Light, sleep and circadian rhythms in older adults with Alzheimer's disease and related dementias

Research output: Contribution to journalReview articlepeer-review

37 Scopus citations

Abstract

Alzheimer's disease and related dementias (ADRD) can cause sleep and behavioral problems that are problematic for ADRD patients and their family caregivers. Light therapy has shown promise as a nonpharmacological treatment, and preliminary studies demonstrate that timed light exposure can consolidate and improve nighttime sleep efficiency, increase daytime wakefulness and reduce evening agitation without the adverse effects of pharmacological solutions. Compliance with light treatment and the accurate measurement of light exposures during treatment, however, have presented barriers for the adoption of light therapy for ADRD. Recent research showing that the circadian system is maximally sensitive to short-wavelength light opens the way for the potential application of lower, more-targeted light intensities to maximize compliance and individualize light dose/timing in therapeutic settings.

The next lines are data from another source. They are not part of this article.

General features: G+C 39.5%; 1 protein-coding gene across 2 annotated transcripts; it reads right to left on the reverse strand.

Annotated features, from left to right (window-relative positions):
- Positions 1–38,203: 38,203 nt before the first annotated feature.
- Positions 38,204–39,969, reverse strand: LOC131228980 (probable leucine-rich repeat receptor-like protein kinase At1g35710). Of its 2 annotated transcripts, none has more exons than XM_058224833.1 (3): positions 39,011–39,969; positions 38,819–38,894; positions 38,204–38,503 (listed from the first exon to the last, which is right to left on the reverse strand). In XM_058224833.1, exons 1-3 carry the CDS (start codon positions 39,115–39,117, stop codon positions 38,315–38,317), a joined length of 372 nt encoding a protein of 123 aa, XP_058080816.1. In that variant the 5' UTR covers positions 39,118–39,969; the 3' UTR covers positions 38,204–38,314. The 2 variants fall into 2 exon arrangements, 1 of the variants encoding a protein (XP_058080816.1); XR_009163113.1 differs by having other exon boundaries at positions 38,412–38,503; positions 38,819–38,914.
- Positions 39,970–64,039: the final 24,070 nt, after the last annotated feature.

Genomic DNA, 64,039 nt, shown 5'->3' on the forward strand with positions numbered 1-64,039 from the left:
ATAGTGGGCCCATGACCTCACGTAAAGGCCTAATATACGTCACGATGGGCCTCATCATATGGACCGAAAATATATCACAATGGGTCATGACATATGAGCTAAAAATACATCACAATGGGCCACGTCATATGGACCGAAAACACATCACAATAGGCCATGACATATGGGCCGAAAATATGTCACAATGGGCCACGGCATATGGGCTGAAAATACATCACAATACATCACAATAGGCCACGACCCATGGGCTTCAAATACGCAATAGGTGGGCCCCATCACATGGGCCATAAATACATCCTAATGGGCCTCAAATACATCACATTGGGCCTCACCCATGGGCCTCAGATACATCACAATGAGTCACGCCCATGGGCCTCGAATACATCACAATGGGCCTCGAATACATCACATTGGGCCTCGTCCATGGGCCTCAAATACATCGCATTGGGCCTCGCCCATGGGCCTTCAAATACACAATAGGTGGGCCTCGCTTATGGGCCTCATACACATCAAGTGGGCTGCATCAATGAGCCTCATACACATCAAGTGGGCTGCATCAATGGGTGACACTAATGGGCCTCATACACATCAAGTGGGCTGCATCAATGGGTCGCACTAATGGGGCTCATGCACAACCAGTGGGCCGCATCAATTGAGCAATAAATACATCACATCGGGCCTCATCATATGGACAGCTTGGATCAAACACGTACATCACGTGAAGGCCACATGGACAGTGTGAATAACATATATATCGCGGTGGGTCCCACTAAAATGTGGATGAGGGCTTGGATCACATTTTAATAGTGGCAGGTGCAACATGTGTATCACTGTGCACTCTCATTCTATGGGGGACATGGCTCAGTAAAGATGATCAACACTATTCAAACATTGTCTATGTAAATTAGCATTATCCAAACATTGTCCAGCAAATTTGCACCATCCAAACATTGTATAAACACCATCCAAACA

Original languageEnglish
Pages (from-to)119-145
Number of pages27
JournalNeurodegenerative Disease Management
Volume7
Issue number2
DOIs
StatePublished - 1 Apr 2017
Externally publishedYes

Keywords

  • ADRD
  • Alzheimer's disease
  • circadian rhythms
  • dementia
  • light
  • lighting
  • older adults
  • sleep

Fingerprint

Dive into the research topics of 'Light, sleep and circadian rhythms in older adults with Alzheimer's disease and related dementias'. Together they form a unique fingerprint.

Cite this